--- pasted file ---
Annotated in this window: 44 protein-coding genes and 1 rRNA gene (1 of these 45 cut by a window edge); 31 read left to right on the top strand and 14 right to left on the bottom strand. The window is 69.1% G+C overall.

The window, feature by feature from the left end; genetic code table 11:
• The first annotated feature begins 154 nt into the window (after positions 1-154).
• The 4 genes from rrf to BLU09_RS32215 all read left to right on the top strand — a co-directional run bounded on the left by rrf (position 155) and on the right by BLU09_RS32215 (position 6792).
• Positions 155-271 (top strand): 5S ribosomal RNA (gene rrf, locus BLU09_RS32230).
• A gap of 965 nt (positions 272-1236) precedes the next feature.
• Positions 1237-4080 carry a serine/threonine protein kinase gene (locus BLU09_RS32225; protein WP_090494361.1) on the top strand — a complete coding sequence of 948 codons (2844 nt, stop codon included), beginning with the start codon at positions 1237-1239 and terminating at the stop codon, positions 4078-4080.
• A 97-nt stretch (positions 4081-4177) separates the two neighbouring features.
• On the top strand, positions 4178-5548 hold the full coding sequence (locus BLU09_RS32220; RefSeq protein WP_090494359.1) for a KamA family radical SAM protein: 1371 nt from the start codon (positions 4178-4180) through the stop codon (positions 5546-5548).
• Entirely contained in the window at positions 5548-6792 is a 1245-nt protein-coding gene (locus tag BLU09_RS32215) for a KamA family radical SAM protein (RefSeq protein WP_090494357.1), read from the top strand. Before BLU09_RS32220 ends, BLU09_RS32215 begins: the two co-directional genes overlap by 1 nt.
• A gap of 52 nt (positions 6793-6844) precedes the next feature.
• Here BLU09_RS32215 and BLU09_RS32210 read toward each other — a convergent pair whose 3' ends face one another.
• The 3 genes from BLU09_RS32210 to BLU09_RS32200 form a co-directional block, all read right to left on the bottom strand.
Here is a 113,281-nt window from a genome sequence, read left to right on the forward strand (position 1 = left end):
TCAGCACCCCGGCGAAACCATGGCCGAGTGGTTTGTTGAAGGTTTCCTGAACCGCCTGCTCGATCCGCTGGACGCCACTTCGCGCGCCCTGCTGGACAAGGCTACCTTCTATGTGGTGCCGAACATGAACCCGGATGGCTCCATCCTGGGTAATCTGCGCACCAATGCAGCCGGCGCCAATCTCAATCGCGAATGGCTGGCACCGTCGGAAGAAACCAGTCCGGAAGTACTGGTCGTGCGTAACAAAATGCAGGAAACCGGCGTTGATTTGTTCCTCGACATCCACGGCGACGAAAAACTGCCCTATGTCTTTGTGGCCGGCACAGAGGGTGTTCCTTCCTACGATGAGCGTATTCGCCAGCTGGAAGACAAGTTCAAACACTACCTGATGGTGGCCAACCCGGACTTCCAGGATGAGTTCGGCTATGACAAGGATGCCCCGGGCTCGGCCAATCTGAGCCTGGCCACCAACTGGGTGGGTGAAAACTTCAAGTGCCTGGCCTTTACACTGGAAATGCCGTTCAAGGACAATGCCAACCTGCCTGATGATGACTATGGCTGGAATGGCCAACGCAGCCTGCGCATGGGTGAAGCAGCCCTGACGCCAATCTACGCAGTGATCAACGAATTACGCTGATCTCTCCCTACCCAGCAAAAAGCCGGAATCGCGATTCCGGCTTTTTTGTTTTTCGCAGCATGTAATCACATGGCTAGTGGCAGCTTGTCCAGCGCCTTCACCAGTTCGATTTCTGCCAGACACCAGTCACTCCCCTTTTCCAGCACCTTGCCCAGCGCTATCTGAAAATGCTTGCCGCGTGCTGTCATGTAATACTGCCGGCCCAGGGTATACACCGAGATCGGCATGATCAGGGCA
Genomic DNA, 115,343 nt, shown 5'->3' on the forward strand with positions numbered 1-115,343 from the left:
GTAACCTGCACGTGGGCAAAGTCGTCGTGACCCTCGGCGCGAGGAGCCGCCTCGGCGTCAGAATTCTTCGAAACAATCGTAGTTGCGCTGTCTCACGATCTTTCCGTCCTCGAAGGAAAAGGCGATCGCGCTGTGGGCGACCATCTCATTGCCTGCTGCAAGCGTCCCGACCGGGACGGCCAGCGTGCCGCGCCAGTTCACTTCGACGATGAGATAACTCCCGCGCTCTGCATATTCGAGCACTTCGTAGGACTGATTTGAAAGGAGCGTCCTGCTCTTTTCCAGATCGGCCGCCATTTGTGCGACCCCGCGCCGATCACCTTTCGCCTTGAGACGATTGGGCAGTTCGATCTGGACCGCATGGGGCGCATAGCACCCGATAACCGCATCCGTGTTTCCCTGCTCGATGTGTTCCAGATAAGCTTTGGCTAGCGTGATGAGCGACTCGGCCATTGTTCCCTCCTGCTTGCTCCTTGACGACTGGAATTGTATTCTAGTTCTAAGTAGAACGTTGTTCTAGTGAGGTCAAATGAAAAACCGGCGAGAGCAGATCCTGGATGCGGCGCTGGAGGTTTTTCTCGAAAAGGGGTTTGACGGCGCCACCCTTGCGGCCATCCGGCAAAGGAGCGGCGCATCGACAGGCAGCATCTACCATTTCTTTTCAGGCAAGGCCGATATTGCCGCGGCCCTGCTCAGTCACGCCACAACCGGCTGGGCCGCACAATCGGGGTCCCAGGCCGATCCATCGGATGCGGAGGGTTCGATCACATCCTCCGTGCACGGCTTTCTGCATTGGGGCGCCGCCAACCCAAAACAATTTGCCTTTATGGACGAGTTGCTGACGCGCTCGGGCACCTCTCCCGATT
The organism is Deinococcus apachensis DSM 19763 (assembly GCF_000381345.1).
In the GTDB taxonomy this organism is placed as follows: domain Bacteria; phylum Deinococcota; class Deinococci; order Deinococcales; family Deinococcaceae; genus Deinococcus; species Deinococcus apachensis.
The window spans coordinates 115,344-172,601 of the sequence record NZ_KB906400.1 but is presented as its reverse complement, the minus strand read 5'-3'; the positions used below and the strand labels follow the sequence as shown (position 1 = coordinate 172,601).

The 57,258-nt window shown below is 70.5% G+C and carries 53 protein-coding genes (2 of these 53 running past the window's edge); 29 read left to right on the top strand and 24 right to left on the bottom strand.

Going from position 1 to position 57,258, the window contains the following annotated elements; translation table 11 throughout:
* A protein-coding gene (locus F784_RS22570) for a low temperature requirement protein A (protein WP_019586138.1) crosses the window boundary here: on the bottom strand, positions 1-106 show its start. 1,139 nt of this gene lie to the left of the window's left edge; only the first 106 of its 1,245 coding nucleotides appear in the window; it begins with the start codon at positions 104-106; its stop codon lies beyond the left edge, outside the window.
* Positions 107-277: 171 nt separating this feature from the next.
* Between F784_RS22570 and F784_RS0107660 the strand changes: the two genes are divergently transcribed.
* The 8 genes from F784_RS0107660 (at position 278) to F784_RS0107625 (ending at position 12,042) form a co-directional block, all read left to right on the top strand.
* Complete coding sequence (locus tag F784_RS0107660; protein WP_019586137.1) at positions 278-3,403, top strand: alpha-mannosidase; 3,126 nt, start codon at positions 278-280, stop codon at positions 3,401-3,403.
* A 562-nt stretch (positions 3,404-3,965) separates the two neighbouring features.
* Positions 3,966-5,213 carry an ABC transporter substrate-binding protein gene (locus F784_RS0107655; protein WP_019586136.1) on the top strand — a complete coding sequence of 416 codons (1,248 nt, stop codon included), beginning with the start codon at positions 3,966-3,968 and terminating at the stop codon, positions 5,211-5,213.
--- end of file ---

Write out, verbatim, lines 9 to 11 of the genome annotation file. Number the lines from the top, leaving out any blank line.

• On the top strand, positions 4178-5548 hold the full coding sequence (locus BLU09_RS32220; RefSeq protein WP_090494359.1) for a KamA family radical SAM protein: 1371 nt from the start codon (positions 4178-4180) through the stop codon (positions 5546-5548).
• Entirely contained in the window at positions 5548-6792 is a 1245-nt protein-coding gene (locus tag BLU09_RS32215) for a KamA family radical SAM protein (RefSeq protein WP_090494357.1), read from the top strand. Before BLU09_RS32220 ends, BLU09_RS32215 begins: the two co-directional genes overlap by 1 nt.
• A gap of 52 nt (positions 6793-6844) precedes the next feature.